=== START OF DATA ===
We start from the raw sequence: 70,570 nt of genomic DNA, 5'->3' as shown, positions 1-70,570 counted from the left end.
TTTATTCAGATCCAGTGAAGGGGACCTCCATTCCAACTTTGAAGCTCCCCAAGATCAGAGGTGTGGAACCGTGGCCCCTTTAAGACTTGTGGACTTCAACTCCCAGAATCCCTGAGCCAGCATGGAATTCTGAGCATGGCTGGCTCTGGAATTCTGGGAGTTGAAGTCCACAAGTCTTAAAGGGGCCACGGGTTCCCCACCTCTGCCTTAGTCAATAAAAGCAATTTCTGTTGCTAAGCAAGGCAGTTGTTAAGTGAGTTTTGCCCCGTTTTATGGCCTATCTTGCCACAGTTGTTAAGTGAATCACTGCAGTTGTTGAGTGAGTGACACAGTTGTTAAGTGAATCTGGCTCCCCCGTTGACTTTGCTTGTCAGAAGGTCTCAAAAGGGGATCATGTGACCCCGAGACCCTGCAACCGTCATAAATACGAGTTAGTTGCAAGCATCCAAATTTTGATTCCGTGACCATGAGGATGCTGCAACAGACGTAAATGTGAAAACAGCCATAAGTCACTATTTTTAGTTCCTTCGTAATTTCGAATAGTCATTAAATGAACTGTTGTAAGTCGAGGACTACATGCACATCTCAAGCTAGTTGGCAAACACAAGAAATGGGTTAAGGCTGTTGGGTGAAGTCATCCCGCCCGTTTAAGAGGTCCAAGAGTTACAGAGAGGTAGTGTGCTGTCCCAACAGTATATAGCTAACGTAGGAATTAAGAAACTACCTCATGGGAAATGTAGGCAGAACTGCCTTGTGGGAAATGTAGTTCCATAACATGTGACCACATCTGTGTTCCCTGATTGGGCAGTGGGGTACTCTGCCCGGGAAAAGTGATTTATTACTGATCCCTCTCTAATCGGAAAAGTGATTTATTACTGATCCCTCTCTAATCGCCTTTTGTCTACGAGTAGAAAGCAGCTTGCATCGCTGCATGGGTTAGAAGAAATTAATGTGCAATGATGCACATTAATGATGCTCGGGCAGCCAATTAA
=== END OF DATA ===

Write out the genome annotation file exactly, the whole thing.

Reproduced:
We start from the raw sequence: 70,570 nt of genomic DNA, 5'->3' as shown, positions 1-70,570 counted from the left end.
TTTATTCAGATCCAGTGAAGGGGACCTCCATTCCAACTTTGAAGCTCCCCAAGATCAGAGGTGTGGAACCGTGGCCCCTTTAAGACTTGTGGACTTCAACTCCCAGAATCCCTGAGCCAGCATGGAATTCTGAGCATGGCTGGCTCTGGAATTCTGGGAGTTGAAGTCCACAAGTCTTAAAGGGGCCACGGGTTCCCCACCTCTGCCTTAGTCAATAAAAGCAATTTCTGTTGCTAAGCAAGGCAGTTGTTAAGTGAGTTTTGCCCCGTTTTATGGCCTATCTTGCCACAGTTGTTAAGTGAATCACTGCAGTTGTTGAGTGAGTGACACAGTTGTTAAGTGAATCTGGCTCCCCCGTTGACTTTGCTTGTCAGAAGGTCTCAAAAGGGGATCATGTGACCCCGAGACCCTGCAACCGTCATAAATACGAGTTAGTTGCAAGCATCCAAATTTTGATTCCGTGACCATGAGGATGCTGCAACAGACGTAAATGTGAAAACAGCCATAAGTCACTATTTTTAGTTCCTTCGTAATTTCGAATAGTCATTAAATGAACTGTTGTAAGTCGAGGACTACATGCACATCTCAAGCTAGTTGGCAAACACAAGAAATGGGTTAAGGCTGTTGGGTGAAGTCATCCCGCCCGTTTAAGAGGTCCAAGAGTTACAGAGAGGTAGTGTGCTGTCCCAACAGTATATAGCTAACGTAGGAATTAAGAAACTACCTCATGGGAAATGTAGGCAGAACTGCCTTGTGGGAAATGTAGTTCCATAACATGTGACCACATCTGTGTTCCCTGATTGGGCAGTGGGGTACTCTGCCCGGGAAAAGTGATTTATTACTGATCCCTCTCTAATCGGAAAAGTGATTTATTACTGATCCCTCTCTAATCGCCTTTTGTCTACGAGTAGAAAGCAGCTTGCATCGCTGCATGGGTTAGAAGAAATTAATGTGCAATGATGCACATTAATGATGCTCGGGCAGCCAATTAA